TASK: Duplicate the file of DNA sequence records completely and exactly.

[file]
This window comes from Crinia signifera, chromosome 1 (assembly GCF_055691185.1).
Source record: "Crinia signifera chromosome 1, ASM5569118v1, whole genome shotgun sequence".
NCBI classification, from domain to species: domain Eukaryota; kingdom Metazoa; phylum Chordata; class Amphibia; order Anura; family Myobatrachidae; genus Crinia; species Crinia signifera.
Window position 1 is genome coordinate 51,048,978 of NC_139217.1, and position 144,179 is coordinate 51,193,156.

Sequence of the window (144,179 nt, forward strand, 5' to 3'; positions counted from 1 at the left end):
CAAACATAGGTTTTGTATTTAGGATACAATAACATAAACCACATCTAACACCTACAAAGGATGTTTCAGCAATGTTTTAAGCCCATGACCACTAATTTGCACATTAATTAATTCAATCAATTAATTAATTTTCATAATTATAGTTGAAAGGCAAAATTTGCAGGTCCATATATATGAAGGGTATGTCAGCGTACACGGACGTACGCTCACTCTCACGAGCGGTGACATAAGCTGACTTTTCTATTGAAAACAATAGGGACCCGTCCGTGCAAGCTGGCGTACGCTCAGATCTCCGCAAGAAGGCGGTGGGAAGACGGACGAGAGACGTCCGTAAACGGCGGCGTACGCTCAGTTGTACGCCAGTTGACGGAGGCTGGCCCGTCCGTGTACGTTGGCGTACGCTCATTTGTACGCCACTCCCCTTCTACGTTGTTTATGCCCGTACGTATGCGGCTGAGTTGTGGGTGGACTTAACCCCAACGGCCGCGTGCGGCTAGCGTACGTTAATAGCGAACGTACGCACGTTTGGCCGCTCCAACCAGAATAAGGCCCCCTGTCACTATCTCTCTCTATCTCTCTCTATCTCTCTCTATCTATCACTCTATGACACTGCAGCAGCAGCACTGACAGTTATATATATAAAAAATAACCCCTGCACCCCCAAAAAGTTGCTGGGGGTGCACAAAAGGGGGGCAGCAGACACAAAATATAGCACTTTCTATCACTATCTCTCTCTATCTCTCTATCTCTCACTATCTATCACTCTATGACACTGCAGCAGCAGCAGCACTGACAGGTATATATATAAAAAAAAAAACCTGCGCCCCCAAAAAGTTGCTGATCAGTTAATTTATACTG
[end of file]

This window comes from Crinia signifera, chromosome 1 (assembly GCF_055691185.1).
Source record: "Crinia signifera chromosome 1, ASM5569118v1, whole genome shotgun sequence".
NCBI classification, from domain to species: domain Eukaryota; kingdom Metazoa; phylum Chordata; class Amphibia; order Anura; family Myobatrachidae; genus Crinia; species Crinia signifera.
Window position 1 is genome coordinate 51,048,978 of NC_139217.1, and position 144,179 is coordinate 51,193,156.

Sequence of the window (144,179 nt, forward strand, 5' to 3'; positions counted from 1 at the left end):
CAAACATAGGTTTTGTATTTAGGATACAATAACATAAACCACATCTAACACCTACAAAGGATGTTTCAGCAATGTTTTAAGCCCATGACCACTAATTTGCACATTAATTAATTCAATCAATTAATTAATTTTCATAATTATAGTTGAAAGGCAAAATTTGCAGGTCCATATATATGAAGGGTATGTCAGCGTACACGGACGTACGCTCACTCTCACGAGCGGTGACATAAGCTGACTTTTCTATTGAAAACAATAGGGACCCGTCCGTGCAAGCTGGCGTACGCTCAGATCTCCGCAAGAAGGCGGTGGGAAGACGGACGAGAGACGTCCGTAAACGGCGGCGTACGCTCAGTTGTACGCCAGTTGACGGAGGCTGGCCCGTCCGTGTACGTTGGCGTACGCTCATTTGTACGCCACTCCCCTTCTACGTTGTTTATGCCCGTACGTATGCGGCTGAGTTGTGGGTGGACTTAACCCCAACGGCCGCGTGCGGCTAGCGTACGTTAATAGCGAACGTACGCACGTTTGGCCGCTCCAACCAGAATAAGGCCCCCTGTCACTATCTCTCTCTATCTCTCTCTATCTCTCTCTATCTATCACTCTATGACACTGCAGCAGCAGCACTGACAGTTATATATATAAAAAATAACCCCTGCACCCCCAAAAAGTTGCTGGGGGTGCACAAAAGGGGGGCAGCAGACACAAAATATAGCACTTTCTATCACTATCTCTCTCTATCTCTCTATCTCTCACTATCTATCACTCTATGACACTGCAGCAGCAGCAGCACTGACAGGTATATATATAAAAAAAAAAACCTGCGCCCCCAAAAAGTTGCTGATCAGTTAATTTATACTG